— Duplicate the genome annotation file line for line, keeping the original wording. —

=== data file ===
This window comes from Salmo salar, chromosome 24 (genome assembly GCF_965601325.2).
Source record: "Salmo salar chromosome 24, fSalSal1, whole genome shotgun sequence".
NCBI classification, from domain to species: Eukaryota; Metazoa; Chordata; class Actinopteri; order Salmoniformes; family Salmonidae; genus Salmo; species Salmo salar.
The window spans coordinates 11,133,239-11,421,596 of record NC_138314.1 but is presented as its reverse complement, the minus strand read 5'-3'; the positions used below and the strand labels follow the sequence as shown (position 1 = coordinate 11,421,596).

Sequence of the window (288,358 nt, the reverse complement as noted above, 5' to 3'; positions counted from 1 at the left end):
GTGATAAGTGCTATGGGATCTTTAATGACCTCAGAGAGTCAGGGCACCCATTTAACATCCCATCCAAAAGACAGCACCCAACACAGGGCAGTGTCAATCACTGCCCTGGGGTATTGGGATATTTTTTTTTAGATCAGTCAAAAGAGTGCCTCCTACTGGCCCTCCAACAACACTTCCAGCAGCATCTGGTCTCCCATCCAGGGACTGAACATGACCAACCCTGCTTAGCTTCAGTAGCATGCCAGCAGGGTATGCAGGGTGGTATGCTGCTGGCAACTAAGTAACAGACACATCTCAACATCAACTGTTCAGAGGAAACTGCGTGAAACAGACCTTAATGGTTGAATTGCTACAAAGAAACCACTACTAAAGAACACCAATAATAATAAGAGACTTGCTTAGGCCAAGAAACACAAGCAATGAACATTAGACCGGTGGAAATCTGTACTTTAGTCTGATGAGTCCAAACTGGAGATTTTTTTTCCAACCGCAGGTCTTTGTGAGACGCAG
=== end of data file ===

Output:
This window comes from Salmo salar, chromosome 24 (genome assembly GCF_965601325.2).
Source record: "Salmo salar chromosome 24, fSalSal1, whole genome shotgun sequence".
NCBI classification, from domain to species: Eukaryota; Metazoa; Chordata; class Actinopteri; order Salmoniformes; family Salmonidae; genus Salmo; species Salmo salar.
The window spans coordinates 11,133,239-11,421,596 of record NC_138314.1 but is presented as its reverse complement, the minus strand read 5'-3'; the positions used below and the strand labels follow the sequence as shown (position 1 = coordinate 11,421,596).

Sequence of the window (288,358 nt, the reverse complement as noted above, 5' to 3'; positions counted from 1 at the left end):
GTGATAAGTGCTATGGGATCTTTAATGACCTCAGAGAGTCAGGGCACCCATTTAACATCCCATCCAAAAGACAGCACCCAACACAGGGCAGTGTCAATCACTGCCCTGGGGTATTGGGATATTTTTTTTTAGATCAGTCAAAAGAGTGCCTCCTACTGGCCCTCCAACAACACTTCCAGCAGCATCTGGTCTCCCATCCAGGGACTGAACATGACCAACCCTGCTTAGCTTCAGTAGCATGCCAGCAGGGTATGCAGGGTGGTATGCTGCTGGCAACTAAGTAACAGACACATCTCAACATCAACTGTTCAGAGGAAACTGCGTGAAACAGACCTTAATGGTTGAATTGCTACAAAGAAACCACTACTAAAGAACACCAATAATAATAAGAGACTTGCTTAGGCCAAGAAACACAAGCAATGAACATTAGACCGGTGGAAATCTGTACTTTAGTCTGATGAGTCCAAACTGGAGATTTTTTTTCCAACCGCAGGTCTTTGTGAGACGCAG